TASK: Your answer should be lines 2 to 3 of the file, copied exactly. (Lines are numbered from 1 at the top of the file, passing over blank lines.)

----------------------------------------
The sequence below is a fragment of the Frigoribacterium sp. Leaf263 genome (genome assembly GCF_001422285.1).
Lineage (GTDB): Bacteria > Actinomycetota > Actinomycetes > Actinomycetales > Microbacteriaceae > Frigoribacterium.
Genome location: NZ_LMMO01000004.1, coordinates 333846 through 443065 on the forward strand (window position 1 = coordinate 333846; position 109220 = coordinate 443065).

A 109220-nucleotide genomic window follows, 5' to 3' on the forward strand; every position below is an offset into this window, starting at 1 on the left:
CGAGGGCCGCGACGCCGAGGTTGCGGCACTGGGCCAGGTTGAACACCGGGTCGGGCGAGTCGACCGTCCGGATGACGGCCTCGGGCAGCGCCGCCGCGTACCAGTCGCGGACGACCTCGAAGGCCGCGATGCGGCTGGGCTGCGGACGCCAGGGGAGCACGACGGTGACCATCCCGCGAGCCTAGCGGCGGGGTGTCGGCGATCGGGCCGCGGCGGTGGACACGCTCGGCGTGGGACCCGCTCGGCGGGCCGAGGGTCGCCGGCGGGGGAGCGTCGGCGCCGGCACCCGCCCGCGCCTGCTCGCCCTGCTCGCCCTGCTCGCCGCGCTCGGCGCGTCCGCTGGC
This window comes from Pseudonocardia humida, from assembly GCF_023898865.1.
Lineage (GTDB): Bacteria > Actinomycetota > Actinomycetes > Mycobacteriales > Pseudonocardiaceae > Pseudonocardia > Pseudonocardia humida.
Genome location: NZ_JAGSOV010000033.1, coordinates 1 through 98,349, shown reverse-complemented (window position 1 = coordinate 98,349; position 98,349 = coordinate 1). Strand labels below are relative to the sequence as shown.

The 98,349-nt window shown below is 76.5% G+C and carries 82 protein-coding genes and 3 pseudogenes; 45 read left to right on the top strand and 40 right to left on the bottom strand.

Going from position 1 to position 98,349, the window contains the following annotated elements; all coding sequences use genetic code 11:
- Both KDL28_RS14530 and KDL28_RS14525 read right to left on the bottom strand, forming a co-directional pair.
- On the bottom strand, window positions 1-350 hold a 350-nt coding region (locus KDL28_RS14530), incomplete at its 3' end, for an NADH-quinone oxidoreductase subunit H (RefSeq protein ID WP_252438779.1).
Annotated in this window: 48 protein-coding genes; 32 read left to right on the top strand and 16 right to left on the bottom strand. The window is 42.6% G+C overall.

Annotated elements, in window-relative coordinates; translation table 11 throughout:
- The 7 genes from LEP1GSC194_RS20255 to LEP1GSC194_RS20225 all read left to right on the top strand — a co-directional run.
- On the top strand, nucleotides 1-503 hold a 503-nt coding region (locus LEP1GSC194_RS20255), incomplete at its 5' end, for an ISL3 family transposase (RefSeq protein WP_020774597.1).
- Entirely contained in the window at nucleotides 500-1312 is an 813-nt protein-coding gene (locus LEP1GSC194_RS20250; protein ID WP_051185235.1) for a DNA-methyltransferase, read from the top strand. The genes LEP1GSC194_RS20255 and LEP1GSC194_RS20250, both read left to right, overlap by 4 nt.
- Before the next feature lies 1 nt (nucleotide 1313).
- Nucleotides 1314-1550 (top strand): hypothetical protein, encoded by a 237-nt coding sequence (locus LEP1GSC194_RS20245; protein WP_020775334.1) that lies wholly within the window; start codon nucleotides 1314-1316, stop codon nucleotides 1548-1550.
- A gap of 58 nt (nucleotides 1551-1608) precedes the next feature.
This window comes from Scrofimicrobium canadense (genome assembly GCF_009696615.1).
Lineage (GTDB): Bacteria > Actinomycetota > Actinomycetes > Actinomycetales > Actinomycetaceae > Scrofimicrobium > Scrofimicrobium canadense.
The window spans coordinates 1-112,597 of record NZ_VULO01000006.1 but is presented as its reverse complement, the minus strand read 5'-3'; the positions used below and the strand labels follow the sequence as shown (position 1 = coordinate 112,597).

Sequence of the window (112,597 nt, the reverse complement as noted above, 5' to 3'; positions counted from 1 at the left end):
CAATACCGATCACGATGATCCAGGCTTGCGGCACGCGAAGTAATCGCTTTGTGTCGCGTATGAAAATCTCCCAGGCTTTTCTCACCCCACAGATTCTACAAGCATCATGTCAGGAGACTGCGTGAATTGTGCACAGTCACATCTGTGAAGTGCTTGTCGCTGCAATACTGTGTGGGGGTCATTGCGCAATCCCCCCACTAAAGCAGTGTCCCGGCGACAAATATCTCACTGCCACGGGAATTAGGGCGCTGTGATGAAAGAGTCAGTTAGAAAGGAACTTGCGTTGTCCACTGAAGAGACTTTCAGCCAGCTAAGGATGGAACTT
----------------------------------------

Lineage (GTDB): Bacteria > Actinomycetota > Actinomycetes > Actinomycetales > Microbacteriaceae > Frigoribacterium.
Genome location: NZ_LMMO01000004.1, coordinates 333846 through 443065 on the forward strand (window position 1 = coordinate 333846; position 109220 = coordinate 443065).